Huge changes in Finland’s electricity market

The electricity market has undergone a complete transformation in Europe, the Nordic countries and Finland over the past 20 years. A lot more will change in the near future as well.

Finland’s electricity market opened up to competition in 1997. After Finland joined the European Union in 1995, we also gradually joined Europe’s internal electricity market. Grid integration and market structure harmonisation has taken place at an increasing pace during the 2000s. The focus of electricity market development in the 1990s was in Finland, but it shifted to the Nordic countries in 2000–2010 and to Europe during this decade.

In 2007, Finland experienced its all-time peak in annual electricity consumption. After that, consumption decreased as a result of the recession, the decline of the paper industry in Finland, structural changes in industry, technology and lighting development, and campaigns to protect the climate. New factors that increase consumption include the growing popularity of electric cars and data centres planned for Finland. According to a Ministry of Economic Affairs and Employment (MEAE) estimate, consumption will grow steadily but will not reach the levels of the early 2000s, at least not before 2025.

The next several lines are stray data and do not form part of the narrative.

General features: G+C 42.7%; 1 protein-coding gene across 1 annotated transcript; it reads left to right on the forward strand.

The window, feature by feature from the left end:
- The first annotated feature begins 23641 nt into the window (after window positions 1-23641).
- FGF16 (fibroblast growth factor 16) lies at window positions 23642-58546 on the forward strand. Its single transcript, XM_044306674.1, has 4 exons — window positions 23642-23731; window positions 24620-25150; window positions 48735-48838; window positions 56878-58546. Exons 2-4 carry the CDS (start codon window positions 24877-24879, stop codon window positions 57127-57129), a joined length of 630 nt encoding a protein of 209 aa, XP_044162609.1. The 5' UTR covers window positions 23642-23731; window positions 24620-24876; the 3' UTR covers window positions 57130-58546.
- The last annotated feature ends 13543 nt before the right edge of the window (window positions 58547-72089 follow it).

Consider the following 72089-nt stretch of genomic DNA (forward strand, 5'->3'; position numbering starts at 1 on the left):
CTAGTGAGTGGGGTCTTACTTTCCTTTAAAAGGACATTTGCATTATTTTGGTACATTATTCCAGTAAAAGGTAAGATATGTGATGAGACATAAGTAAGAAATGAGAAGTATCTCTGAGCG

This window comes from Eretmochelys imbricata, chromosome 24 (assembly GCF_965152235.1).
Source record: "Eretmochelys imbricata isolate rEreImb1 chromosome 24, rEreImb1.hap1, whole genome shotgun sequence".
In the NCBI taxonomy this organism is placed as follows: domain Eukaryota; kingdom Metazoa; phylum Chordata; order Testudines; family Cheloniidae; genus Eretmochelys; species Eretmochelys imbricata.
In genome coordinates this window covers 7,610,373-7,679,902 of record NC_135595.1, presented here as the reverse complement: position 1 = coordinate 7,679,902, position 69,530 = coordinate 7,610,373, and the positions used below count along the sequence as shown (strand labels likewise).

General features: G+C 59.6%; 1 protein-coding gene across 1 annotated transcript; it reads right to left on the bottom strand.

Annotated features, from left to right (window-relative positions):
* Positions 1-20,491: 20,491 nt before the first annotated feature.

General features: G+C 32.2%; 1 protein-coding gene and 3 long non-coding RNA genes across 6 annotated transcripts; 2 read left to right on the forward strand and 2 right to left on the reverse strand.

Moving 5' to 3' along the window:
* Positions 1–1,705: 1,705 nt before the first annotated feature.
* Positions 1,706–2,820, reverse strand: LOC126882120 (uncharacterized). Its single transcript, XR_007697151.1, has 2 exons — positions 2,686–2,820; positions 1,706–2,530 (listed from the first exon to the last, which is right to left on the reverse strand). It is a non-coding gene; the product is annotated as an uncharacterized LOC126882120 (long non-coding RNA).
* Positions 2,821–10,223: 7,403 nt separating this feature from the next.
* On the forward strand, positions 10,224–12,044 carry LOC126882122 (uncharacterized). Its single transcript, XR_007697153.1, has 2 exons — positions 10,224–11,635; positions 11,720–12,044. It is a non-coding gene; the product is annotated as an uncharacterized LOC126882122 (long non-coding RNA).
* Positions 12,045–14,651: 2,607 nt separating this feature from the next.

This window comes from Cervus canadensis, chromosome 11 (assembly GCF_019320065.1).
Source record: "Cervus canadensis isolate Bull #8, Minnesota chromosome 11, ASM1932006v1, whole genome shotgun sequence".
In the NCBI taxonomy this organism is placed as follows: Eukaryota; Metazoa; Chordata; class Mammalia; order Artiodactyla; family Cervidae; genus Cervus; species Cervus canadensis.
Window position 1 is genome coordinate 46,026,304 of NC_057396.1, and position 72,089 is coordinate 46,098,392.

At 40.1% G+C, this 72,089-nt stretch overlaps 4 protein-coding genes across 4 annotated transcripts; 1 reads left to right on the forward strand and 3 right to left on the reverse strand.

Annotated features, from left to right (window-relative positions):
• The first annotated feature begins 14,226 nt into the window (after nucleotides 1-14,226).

Imports from Russia have dropped radically since 2011, when Russia raised its export prices significantly. Replacement electricity is imported from the Nordic countries, mostly from Sweden. On the other hand, we also export electricity to the Nordic countries at times, and especially to the Baltic countries. New submarine cable connections have nearly doubled the electricity transmission capacity: Fenno-Skan 2 (2011) and EstLink 2 (2014).

The share of renewables has increased continuously over the past 20 years. Since the market opened up, renewable energy has accounted for a greater share of the electricity consumed in Finland because we import more Nordic hydro and wind power. Wind power has strong state support in Sweden and in Denmark, which has made the relative price of electricity produced with condensing power in Finland too high. Carbon dioxide emissions have decreased significantly.